I have two queries that need to be executed by a PL/SQL program. Both of them are quite complex, and both of them have a large section which is identical – because they are different views of the same underlying source data.
One option is to expand out both queries in full, e.g.:
SELECT <complicated expressions> FROM ( <large complicated query> ), <other tables> WHERE <complicated predicates>;
SELECT <different complicated expressions> FROM ( <large complicated query> ), <other different tables> WHERE <different complicated predicates>;
I don’t like the fact that my <large complicated query> is repeated in full in both cursor definitions. I’d rather have one place where that subquery is defined, because it should remain the same for both queries, since they are supposed to be different views of the same underlying data.
Another option is to create a view on the <large complicated query>, and refer to that in both queries. This is a perfectly acceptable option, and one which I often use. The only downside is if there are any parameters that need to be “fed” to the view. One way is for the view to expose the parameter as a column in the view, and for the calling query to simply query it on that column. This is not always the most efficient method, however, depending on the complexity of the view and how well Oracle can “push down” the predicate into the view at execution time. Another solution to the parameter problem is to use a user-defined context as described here.
The other downside which I don’t like for this case is that the view moves the query away from the package – I’d prefer to have the definitions close together and maintained in one location.
The solution which I used in this case is a pipelined function. For example:
FUNCTION large_complicated_query RETURN source_data_table_type PIPELINED IS rc source_data_type; BEGIN FOR r IN (<large complicated query>) LOOP rc.col1 := r.col1; rc.col2 := r.col2; -- etc. PIPE ROW (rc); END LOOP; RETURN; END;
Now, the two queries in my package can re-use it like this:
SELECT <complicated expressions> FROM TABLE(my_package.large_complicated_query) ,<other tables> WHERE <complicated predicates>;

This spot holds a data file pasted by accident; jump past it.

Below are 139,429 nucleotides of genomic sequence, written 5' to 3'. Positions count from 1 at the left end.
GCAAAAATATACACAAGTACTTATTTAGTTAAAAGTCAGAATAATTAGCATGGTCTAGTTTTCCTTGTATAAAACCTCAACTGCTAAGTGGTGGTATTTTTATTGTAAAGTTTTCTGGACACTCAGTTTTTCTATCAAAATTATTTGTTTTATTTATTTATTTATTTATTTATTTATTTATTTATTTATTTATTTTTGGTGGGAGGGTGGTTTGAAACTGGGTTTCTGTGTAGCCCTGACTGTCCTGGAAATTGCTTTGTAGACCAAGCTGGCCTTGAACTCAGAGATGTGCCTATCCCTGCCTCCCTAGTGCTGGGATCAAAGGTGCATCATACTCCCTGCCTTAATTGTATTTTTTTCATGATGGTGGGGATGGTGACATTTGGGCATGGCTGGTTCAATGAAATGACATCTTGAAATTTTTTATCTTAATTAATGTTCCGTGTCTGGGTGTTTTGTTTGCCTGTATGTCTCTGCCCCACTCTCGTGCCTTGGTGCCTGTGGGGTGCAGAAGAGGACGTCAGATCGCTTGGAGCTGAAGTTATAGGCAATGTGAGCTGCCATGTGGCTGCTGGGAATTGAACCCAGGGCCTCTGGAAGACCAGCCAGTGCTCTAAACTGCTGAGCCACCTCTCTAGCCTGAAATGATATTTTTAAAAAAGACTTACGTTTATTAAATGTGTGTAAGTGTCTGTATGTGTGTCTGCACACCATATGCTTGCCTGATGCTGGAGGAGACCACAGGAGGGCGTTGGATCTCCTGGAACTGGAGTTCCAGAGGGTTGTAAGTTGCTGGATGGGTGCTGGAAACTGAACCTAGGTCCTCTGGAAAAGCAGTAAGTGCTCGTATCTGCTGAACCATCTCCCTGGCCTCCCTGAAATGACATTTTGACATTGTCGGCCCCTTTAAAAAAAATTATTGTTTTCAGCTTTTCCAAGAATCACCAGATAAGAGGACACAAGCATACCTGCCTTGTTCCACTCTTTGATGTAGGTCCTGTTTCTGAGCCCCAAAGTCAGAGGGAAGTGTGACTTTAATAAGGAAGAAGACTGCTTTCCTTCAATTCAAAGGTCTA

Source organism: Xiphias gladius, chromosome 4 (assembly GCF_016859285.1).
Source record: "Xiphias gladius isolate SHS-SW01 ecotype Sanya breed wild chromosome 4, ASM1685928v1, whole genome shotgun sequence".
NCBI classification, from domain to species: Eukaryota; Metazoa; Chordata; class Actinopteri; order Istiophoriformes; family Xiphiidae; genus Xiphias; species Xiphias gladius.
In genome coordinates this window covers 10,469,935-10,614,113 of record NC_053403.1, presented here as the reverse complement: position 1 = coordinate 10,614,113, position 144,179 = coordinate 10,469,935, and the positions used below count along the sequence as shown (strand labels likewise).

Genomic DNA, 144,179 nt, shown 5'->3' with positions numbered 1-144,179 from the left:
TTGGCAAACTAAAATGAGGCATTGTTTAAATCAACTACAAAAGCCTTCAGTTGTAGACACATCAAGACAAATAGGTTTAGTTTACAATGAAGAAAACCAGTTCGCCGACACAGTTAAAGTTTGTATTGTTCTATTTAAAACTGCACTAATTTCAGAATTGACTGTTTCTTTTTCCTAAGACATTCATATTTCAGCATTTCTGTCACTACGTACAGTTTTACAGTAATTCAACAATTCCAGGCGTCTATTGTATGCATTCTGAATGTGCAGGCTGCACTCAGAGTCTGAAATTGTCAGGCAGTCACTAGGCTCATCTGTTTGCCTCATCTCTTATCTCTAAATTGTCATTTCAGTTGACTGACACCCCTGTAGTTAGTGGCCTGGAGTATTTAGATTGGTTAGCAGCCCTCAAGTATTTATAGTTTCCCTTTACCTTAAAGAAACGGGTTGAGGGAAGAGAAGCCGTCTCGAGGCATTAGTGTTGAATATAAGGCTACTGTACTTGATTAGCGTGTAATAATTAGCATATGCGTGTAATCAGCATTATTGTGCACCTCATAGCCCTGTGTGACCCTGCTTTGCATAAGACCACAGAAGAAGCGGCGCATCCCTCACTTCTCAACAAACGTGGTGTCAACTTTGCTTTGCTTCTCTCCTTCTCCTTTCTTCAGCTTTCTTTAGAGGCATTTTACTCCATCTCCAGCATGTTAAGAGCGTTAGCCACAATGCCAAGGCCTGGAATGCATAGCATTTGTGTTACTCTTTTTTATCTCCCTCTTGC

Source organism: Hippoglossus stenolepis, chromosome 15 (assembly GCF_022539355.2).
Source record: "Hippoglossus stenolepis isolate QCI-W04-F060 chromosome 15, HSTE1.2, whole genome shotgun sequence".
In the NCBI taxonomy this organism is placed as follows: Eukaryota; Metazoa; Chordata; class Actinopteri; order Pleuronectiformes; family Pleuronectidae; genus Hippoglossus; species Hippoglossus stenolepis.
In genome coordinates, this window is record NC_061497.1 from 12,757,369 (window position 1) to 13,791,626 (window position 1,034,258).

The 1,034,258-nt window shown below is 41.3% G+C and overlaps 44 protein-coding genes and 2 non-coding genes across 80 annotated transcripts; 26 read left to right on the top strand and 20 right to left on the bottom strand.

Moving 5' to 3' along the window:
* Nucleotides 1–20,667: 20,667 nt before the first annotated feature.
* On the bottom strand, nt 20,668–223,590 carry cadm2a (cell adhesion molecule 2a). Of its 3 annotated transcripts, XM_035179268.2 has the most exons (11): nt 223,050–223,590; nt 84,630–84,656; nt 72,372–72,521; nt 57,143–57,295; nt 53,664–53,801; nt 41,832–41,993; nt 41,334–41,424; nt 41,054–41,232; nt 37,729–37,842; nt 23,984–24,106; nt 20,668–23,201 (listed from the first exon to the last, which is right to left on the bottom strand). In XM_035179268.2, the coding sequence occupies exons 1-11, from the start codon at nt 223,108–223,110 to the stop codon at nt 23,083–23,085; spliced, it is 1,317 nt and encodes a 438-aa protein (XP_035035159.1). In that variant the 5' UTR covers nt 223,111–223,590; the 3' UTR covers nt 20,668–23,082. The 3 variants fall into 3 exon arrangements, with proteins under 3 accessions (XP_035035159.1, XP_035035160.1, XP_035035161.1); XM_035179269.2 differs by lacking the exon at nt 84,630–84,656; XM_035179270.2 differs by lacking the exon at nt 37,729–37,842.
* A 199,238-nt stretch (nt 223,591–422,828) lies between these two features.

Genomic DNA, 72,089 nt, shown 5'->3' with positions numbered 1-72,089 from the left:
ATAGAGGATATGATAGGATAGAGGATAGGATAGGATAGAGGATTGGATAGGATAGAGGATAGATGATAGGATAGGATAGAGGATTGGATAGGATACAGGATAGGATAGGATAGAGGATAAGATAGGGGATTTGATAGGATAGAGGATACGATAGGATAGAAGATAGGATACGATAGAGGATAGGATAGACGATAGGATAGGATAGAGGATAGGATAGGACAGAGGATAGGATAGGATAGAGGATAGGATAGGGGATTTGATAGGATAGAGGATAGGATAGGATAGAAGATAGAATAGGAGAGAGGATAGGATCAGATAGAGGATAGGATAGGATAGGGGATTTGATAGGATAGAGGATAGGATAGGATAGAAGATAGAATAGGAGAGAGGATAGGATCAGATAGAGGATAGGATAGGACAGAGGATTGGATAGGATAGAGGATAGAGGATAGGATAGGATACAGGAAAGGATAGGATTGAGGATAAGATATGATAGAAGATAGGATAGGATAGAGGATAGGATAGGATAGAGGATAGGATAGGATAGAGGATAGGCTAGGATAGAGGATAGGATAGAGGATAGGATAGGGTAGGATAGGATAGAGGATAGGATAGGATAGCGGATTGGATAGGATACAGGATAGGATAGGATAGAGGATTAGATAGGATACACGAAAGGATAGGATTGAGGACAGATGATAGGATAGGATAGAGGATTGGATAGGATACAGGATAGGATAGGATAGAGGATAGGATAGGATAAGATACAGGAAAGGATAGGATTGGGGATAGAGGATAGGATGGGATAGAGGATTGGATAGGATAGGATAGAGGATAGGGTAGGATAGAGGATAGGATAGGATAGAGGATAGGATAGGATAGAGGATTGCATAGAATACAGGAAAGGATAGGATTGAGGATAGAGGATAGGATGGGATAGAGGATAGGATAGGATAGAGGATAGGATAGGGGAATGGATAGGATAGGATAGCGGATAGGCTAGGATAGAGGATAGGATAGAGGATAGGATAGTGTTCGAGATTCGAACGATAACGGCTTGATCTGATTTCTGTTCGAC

In the package spec I have:
-- *** dev note: for internal use only *** TYPE source_data_type IS RECORD (col1 col1_data_type, etc....); TYPE source_data_type_table IS TABLE OF source_data_type; FUNCTION large_complicated_query RETURN source_data_table_type PIPELINED; -- *** ******************************* ***
Because the pipelined function is going to be called by SQL (in fact, two queries defined in the same package), its declaration must also be added to the package spec.
In the package body, I use private global variable(s) to hold the parameter for the large complicated query.
When the queries are run, the global variable(s) must first be set to the required parameter. The queries are run, then the global variables are cleared.
The pipelined function is deliberately not useful to other processes – if a developer tried to call it, they’d get no results because they can’t set the parameters (since they are declared as private globals).
A downside to this approach is that the optimizer will not be able to optimize the entire queries “as a whole” – it will execute the entire query in the pipelined function (at least, until the calling queries decide to stop fetching from it). For my case, however, this is not a problem. The entire process runs in less than a second – and this is 10 times faster than it needs to be. In other words, in this case maintainability is more important than performance.
There may be other ways to do this (in fact, I’m quite sure there are), but this way worked for me.